The market is in correction. The FANG stocks are misbehaving. Tech stocks not named Facebook, Amazon, Netflix, and Google aren’t sizzling either. Even Jim Cramer has declared we are entering a serious market correction with nowhere to hide.

But maybe there is. Investors are already turning toward dividend-paying stocks, which are mostly in the old industries and businesses. In Vale (NYSE:VALE) they won’t collect a dividend but the outlook is solid. Mining has been a key industry in human progress since the caveman discovered flint. Over the years, the most desirable minerals and their worth changes… and the balance has just changed again in Vale’s favor.

Vale sits at the epicenter of several abrupt world shifts in politics and economics over the last few years. Some of the forces, such as China’s slowdown in steel production now look like positive catalysts.

It’s a good time to have the world’s largest iron mine in your back pocket.

Vale Is Big, Getting Much Bigger

In the state of Para in Brazil, Vale is opening a super mine. It will be one of the largest mines in the world. Called S11D, the mine was born with rich advantages. At capacity, the company expects it to produce 90 million tons per year of very high-grade iron ore a year at a cost of only $30 a ton.

No matter what happens to the price of steel, Vale’s new mine should be extremely profitable.

The world may reduce its craving for iron in the next year. 2018 was extremely strong. But even if it does, high-grade ores like those from S11D have sold for $97 a ton recently, compared to $77 for the benchmark grade. The premium may drop, but it will remain at least 10-15% better than standard grades.

China’s fight against pollution has a lot to do with that.

Last winter, China cut steel production to clear the air. Now steelmakers are restocking. That’s good for Vale in itself. But China’s quest to cut pollution gives Vale a strong advantage over all the other major iron producers.

China’s notorious wintertime haze may have caused as many as a million premature deaths last year. Last year’s shutdowns on coal mining and industrial production led to a noticeable decline in the winter smog. This year, the Ministry of Ecology and Environment is setting lower limits on emissions. They are still stringent. The country remains serious about solving its pollution problem.

Vale is an answer to keeping steel production going and keeping pollution down.

China has plentiful iron mines, but they are almost all low-grade deposits. At S11D, Vale owns one of the world’s largest mines, and it’s high-grade stuff. The iron content in Vale’s ores is 65%. That’s more than double the usual 30% ore produced in China.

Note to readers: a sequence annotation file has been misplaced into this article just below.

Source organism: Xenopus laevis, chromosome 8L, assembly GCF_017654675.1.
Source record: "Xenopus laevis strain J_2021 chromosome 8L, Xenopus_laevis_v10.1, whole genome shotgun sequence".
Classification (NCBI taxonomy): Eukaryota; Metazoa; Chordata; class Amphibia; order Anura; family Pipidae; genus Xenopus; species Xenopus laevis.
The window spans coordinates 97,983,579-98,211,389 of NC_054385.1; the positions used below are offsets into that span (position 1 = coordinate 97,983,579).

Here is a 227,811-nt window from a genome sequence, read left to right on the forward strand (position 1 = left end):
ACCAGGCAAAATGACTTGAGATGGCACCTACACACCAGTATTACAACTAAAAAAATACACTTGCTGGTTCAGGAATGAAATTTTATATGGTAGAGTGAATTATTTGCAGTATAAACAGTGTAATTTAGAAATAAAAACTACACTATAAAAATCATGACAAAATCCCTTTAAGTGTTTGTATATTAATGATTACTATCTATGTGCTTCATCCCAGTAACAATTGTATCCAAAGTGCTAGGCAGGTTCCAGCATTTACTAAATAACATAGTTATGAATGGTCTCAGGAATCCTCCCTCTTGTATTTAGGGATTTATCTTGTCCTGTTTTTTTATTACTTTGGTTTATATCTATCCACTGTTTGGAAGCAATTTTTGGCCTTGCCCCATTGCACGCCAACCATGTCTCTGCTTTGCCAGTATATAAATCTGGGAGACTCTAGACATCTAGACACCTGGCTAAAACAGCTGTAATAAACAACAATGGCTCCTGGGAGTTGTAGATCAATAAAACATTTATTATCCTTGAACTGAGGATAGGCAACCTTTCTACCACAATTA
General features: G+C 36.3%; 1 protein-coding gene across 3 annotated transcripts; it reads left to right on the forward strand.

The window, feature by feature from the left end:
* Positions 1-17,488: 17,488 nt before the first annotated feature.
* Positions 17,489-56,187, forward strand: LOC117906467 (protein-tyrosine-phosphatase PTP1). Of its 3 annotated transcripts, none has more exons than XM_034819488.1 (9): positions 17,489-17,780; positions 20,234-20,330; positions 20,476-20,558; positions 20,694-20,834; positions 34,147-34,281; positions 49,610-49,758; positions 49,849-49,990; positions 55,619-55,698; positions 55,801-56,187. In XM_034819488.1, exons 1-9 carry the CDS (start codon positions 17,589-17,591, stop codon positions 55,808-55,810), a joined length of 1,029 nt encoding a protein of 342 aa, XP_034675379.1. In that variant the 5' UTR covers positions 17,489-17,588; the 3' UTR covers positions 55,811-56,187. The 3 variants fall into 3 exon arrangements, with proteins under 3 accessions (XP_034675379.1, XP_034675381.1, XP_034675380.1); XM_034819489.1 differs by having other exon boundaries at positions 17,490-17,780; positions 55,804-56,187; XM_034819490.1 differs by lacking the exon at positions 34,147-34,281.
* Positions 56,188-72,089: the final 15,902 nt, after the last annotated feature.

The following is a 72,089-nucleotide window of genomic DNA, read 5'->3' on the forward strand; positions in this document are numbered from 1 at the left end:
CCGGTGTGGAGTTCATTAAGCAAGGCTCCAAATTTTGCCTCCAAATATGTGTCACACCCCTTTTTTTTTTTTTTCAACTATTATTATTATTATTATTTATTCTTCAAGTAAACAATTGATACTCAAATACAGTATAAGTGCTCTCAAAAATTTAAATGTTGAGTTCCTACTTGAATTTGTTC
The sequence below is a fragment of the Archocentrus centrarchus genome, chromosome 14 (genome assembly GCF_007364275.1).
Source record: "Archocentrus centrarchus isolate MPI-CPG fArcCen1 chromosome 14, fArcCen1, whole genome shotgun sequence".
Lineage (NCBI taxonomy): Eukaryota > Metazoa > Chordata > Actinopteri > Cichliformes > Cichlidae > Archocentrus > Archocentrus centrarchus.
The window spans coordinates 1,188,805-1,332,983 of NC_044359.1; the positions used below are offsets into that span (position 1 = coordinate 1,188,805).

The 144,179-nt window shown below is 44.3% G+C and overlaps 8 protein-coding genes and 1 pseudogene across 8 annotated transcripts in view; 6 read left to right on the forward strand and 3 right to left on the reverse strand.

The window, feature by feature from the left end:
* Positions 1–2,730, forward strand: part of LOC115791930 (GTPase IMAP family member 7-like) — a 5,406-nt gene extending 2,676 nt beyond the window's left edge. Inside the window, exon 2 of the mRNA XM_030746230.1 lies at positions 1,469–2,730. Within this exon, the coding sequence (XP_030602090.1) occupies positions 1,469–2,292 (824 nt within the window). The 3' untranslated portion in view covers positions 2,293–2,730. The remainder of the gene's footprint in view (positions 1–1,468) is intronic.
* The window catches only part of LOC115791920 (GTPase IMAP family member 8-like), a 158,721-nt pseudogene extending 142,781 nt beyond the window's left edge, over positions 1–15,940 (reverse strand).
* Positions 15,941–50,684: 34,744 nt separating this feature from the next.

Vale’s iron ore won’t make better steel, but it will make bluer skies. During steel production, the sintering process burns tons of coal as the high temperatures meld iron powder into a solid mass. The lower the quality of the ore, the more pollution. It is now worthwhile for China to import and pay a premium for Vale’s Brazilian ore.

China’s Serious Crackdown on Pollution Benefits Vale

In the past four years, China’s program to reduce pollution has been a great success. Fine particulates in the air above its cities are now 32% lower.

Researcher Michael Greenstone of the Energy Policy Institute at the University of Chicago looked at the data on the people in 204 prefectures and pollution monitoring from 250 sites in China. He calculated that the progress the country has already made if sustained would increase lifespans an average of 2.4 years.

Some people would do even better. Residents of Beijing could expect an additional 3.3 years of life and in Baoding, they might enjoy a bonus 5.3 years.

The Rest of the World Beckons Vale, Too

Vale also recently signed a four-year contract to supply iron to Emirates Steel, the United Arab Emirates steel producer. That steel will largely go into producing iron pellets to meet the country’s goal of 3 million tons per annum. The UAE needs outside sources for that, and Vale is one of the few companies in the world that is large enough to supply it steadily.

In 2020, Vale’s S11D mine will stretch 9 km from east to west. Value expects it to produce 90 tonnes of iron ore a year until 2050.

That makes Vale the world’s largest producer of high-grade ore. As a Vale senior exec said, “some producers are born close to the client. Some are born on top of good reserves.”

Vale has the reserves. They sell at premium prices. They are the most in demand in a world trying to cut pollution.

That gives Value a competitive advantage that BHP Billiton, Fortescue, and Rio Tinto’s geography can’t beat.